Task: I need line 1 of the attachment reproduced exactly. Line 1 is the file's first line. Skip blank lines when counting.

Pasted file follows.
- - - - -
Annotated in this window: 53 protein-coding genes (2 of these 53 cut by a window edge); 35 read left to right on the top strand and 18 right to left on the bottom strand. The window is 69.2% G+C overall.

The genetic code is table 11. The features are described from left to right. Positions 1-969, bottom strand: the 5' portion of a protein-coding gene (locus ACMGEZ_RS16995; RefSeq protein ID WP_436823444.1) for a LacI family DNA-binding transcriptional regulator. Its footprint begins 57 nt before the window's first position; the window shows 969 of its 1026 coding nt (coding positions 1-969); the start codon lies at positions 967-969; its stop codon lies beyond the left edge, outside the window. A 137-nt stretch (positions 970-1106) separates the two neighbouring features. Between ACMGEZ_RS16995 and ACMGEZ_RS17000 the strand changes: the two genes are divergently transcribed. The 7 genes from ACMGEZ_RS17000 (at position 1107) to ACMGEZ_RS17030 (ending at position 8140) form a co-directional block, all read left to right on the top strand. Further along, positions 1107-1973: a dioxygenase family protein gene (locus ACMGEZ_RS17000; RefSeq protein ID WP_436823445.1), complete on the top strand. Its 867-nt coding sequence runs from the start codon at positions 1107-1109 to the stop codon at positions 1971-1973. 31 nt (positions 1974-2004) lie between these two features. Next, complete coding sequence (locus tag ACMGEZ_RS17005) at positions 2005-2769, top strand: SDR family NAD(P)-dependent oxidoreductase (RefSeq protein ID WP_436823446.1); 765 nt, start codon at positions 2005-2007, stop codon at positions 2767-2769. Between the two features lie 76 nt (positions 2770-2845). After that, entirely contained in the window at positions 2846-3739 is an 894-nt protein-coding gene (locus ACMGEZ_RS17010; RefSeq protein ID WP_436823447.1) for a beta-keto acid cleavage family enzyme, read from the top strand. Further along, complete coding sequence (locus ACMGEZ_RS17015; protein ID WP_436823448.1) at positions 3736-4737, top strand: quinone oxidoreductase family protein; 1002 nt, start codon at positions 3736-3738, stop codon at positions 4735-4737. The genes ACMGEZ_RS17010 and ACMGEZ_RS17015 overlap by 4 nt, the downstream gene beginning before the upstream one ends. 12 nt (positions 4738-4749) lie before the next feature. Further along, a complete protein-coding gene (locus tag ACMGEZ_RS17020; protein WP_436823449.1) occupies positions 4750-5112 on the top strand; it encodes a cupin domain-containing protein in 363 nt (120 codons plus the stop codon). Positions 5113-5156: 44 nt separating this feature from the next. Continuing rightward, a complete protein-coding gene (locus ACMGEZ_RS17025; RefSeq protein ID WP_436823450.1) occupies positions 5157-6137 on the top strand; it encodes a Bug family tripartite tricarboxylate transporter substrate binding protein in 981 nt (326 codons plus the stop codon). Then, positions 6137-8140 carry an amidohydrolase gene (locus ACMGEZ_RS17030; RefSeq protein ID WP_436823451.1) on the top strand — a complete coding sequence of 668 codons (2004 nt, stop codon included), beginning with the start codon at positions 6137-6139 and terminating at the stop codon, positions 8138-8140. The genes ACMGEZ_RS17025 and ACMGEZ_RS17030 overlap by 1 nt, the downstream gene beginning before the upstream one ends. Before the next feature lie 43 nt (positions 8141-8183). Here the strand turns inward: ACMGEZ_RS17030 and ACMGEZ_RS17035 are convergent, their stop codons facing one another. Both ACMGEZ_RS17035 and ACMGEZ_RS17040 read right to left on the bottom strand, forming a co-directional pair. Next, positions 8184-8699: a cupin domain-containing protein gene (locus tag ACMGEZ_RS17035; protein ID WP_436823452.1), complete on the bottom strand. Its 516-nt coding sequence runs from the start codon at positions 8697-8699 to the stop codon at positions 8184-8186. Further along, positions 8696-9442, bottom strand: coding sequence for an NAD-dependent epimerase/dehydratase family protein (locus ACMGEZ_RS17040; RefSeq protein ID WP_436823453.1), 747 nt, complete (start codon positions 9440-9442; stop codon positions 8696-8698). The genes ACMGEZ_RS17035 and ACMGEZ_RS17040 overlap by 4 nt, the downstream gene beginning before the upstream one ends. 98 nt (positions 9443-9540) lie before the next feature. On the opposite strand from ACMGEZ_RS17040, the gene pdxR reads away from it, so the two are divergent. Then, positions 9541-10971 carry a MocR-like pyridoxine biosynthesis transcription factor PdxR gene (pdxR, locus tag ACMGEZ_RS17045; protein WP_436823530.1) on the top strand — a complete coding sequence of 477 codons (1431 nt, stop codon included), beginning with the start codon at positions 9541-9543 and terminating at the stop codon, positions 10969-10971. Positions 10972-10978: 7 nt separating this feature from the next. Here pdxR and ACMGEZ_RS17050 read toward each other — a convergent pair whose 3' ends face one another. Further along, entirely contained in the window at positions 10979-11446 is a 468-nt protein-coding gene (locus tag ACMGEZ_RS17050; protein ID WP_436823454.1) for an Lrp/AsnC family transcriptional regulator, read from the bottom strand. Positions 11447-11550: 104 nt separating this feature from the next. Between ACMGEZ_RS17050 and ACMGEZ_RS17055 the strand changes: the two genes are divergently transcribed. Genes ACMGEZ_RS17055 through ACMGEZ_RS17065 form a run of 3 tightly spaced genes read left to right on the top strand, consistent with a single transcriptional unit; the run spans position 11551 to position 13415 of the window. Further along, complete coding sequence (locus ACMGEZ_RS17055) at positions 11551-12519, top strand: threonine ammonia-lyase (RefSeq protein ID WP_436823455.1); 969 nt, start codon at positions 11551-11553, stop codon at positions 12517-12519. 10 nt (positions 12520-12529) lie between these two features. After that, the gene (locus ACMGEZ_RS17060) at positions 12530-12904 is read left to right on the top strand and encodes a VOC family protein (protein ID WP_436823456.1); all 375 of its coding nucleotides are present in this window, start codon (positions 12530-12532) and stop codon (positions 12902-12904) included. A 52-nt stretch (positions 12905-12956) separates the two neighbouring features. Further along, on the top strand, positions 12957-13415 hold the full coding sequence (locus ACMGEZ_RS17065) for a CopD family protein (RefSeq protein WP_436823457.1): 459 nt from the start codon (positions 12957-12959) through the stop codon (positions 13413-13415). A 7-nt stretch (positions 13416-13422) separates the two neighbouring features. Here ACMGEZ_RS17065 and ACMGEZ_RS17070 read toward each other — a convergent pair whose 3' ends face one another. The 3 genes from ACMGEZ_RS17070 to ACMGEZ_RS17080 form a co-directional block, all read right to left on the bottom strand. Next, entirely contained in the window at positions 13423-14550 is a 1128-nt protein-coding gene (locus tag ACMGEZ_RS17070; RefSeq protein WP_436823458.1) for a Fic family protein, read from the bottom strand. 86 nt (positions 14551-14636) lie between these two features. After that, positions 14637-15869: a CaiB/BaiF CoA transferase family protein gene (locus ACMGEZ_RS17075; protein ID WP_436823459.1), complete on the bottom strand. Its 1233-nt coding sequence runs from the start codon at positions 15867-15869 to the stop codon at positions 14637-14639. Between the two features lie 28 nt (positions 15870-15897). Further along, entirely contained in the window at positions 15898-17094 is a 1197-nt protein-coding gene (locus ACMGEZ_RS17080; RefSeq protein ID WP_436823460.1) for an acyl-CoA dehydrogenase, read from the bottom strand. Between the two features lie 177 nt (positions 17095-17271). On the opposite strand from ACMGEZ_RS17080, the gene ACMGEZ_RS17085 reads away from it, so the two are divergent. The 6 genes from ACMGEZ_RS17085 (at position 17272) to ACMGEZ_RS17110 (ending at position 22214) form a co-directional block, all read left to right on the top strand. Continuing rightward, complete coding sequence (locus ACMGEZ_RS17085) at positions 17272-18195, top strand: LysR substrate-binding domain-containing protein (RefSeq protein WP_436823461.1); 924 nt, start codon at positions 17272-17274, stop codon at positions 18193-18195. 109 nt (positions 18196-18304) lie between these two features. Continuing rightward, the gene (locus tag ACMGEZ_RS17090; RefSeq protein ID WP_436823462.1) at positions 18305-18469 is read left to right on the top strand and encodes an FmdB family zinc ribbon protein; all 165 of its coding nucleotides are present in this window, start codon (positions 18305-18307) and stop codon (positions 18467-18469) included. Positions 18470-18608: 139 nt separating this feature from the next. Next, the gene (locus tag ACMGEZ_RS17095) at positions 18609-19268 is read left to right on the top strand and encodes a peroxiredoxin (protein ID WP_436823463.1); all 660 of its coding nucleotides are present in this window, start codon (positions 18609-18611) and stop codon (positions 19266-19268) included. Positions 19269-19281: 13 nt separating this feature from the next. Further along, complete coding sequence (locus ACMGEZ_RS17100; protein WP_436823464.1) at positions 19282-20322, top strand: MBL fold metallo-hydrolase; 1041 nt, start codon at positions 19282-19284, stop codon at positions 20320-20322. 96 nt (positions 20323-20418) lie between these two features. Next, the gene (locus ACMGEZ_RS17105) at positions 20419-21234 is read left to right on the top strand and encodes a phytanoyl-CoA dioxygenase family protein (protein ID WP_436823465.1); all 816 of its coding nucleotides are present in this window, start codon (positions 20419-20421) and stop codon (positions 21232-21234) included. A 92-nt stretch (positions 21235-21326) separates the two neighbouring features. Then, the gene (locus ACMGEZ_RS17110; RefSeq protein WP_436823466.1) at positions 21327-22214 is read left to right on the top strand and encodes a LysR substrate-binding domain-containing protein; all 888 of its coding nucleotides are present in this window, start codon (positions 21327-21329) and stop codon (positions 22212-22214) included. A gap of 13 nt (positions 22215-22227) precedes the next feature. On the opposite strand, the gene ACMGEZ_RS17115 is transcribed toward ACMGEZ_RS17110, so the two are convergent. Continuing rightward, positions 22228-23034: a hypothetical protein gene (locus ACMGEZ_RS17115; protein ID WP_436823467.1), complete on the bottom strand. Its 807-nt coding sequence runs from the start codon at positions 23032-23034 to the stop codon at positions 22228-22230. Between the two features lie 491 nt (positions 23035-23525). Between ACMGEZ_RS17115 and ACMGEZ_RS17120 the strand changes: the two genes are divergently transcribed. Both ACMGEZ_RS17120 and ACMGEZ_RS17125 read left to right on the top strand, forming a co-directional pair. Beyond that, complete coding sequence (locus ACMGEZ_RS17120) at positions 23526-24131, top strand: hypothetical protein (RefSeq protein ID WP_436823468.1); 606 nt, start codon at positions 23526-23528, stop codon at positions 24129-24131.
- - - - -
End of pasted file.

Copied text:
Annotated in this window: 53 protein-coding genes (2 of these 53 cut by a window edge); 35 read left to right on the top strand and 18 right to left on the bottom strand. The window is 69.2% G+C overall.